Montana Outdoors

June 26, 2008

The longest three mile trail in Montana (Part 3)

Here are some of the flowers growing along the upper part of trail 205 ( 3,500 ft to 5,000 ft).

Red clover

Red clover

Miner’s lettuce, claytonia perfoliata

Unknown

Tolmie star-tulip

Tolmie star-tulip

Tolmie star-tulips

Tolmie star-tulips

A hillside of Blue-eyed Marys

A hillside of Blue-eyed Marys

A ridgetop covered with Arrowleaf Balsamroot

A ridge covered with Arrowleaf Balsamroot

Very colorful Tolmies

Very colorful Tolmies

Yellow Indian Paintbrush

Yellow Indian Paintbrush

Lupine

Lupine

Advertisements

14 Comments »

  1. Oooh. Ahhh.

    Beautiful flowers, and as always, I love learning what they are.

    Like

    Comment by Patia — June 26, 2008 @ 7:41 pm

  2. To have that wonderful variety of flowers – of COURSE it’s got to be the longest 3 mile trail in Montana. You are one lucky devil!

    Like

    Comment by Bo — June 26, 2008 @ 8:07 pm

  3. I’ve never seen a yellow indian paintbrush or red clover. that is one my son needed for his flower project. they are supposedly abundant in TX, but we’ve never found any!

    Like

    Comment by silken — June 26, 2008 @ 9:24 pm

  4. Clover is sweet. I never tire of it in its many forms. The scent is always sweet. Have you got any yellow clovers in Montana?

    Like

    Comment by Tabbie — June 26, 2008 @ 10:19 pm

  5. Patia,

    Yes, there are some beauties out there. I try ti identify as many as possible, but some still elude me. I guess I’m more adapted to finding them than I am to identifying them.

    Like

    Comment by montucky — June 26, 2008 @ 10:32 pm

  6. Bo,

    It truly is wonderful to be able to see that much variety in one outing. That’s a pretty ambitious trail, but worth the effort to hike it, and it appears to have very little use, if any. There were elk trails that intersected it that were larger and better used that 205: if it were not for some ancient blaze marks it would have been nearly impossible to stay on it. I’ll post some photos of the trail itself and some of the scenery soon.

    Like

    Comment by montucky — June 26, 2008 @ 10:38 pm

  7. silken,

    The yellow paints are pretty scarce, but also not nearly as visible as the reds so they can be missed. I don’t see a lot of red clover, but it really isn’t rare here. We have a lot of white clover in our lawn, including one area that has many 4-leaf clovers.

    Like

    Comment by montucky — June 26, 2008 @ 10:41 pm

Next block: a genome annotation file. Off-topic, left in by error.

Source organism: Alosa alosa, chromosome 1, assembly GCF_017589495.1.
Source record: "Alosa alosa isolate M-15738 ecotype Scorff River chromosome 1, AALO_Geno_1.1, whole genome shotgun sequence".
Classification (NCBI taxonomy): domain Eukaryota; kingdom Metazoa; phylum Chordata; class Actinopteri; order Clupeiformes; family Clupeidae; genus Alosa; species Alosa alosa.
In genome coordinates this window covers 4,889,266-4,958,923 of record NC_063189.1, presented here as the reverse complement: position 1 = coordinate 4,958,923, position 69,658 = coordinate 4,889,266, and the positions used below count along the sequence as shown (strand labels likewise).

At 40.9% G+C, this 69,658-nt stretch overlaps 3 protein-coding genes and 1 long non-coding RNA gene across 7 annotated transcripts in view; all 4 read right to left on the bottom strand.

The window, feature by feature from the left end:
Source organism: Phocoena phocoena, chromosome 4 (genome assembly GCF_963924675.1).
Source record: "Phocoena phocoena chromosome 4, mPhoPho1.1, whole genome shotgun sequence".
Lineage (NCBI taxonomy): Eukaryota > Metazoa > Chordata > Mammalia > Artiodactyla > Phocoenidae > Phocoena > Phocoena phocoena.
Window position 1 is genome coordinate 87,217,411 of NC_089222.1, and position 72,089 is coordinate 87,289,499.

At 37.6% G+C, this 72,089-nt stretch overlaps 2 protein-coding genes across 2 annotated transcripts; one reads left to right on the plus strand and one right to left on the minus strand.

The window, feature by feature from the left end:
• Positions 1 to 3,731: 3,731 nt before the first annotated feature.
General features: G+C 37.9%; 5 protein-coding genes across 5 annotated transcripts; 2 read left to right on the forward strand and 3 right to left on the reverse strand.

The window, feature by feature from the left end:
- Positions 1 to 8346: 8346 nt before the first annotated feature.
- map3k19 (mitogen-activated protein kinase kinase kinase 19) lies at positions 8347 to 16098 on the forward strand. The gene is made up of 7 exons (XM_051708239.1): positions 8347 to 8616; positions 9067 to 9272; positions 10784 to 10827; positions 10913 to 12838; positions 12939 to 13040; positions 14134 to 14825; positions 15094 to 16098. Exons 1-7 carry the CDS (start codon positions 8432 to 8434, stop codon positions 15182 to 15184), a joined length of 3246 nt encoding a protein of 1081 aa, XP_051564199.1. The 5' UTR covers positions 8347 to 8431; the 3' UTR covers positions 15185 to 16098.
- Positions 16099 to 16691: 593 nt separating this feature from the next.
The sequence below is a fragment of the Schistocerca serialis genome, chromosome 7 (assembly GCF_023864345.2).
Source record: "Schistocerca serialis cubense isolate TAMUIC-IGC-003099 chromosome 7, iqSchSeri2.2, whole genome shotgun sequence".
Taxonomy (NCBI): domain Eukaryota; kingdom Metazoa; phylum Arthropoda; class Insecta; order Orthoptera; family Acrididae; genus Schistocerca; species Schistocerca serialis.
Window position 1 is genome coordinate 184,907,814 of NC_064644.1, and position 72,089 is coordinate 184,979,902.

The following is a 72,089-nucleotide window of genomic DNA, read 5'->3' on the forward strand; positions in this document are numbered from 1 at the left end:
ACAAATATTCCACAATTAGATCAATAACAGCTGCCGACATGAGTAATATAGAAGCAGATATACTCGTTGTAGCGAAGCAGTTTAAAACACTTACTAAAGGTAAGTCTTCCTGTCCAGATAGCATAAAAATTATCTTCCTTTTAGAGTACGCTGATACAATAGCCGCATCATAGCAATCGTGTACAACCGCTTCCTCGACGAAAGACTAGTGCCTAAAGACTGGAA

8. Tabbie,

    I also like clover. I still pull some apart to get a taste of the nectar. Yes, we have yellow clover, the very tall variety. It covers the edges of many of the mountain roads especially. It hasn’t started to bloom yet this year though.

    Like

    Comment by montucky — June 26, 2008 @ 10:44 pm

  9. Just gorgeous. The colorful Tolmies are *so* pretty (and furry inside)! And the lupines such a shock of gorgeous blue. It must be an utter delight to see them when hiking.

    Like

    Comment by Sara — June 27, 2008 @ 5:33 am

  10. The Tolmies are just everywhere this year, and the Lupines are reaching their peak right now. They are interesting because when in a shady area they appear a dark vivid blue and in full sun a very pleasant light color. It has been a very colorful spring and early summer!

    Like

    Comment by montucky — June 27, 2008 @ 7:01 am

  11. The Tolmies are drop-dead gorgeous. Absolute epitomes of nature’s beauty. Stunning. I’m quite speechless after seeing these photographs. No matter how many times I see flowers, even if the same type of flower, I can never ever get ‘bored’ by it. Each and every one of them is exuding life’s perfection from it. Stunning work! 🙂

    P.S. I shifted again. wordpress.com didn’t really suit me – I couldn’t get that feeling of belonging, if you know what I mean! 🙂

    Like

    Comment by Sumedh — June 27, 2008 @ 7:20 am

  12. Wow, the tolmies are incredible, I’ve never seen anything like them! What family are they in, do you know?

    Like

    Comment by teaspoon — June 27, 2008 @ 11:04 am

  13. Sumedh,

    The Tolmies are indeed incredible. There are so many different variations in them that I’m often surprised.

    I changed your address in my blogroll. Sorry to hear WordPress didn’t work out for you. It took me a little time to get comfortable here but now I like it a lot.

    Like

    Comment by montucky — June 27, 2008 @ 1:38 pm

  14. teaspoon,

    They’re actually not a tulip at all, but a member of the lily family. (Calochortus tolmiei) I noticed them for the first time last summer and this year they seem to be everywhere. As far as I can tell they’re not even supposed to grow in Montana but they don’t know it.

    Like

    Comment by montucky — June 27, 2008 @ 1:42 pm


RSS feed for comments on this post. TrackBack URI

Leave a Reply

Fill in your details below or click an icon to log in:

WordPress.com Logo

You are commenting using your WordPress.com account. Log Out /  Change )

Google photo

You are commenting using your Google account. Log Out /  Change )

Twitter picture

You are commenting using your Twitter account. Log Out /  Change )

Facebook photo

You are commenting using your Facebook account. Log Out /  Change )

Connecting to %s

This site uses Akismet to reduce spam. Learn how your comment data is processed.

Blog at WordPress.com.

%d bloggers like this: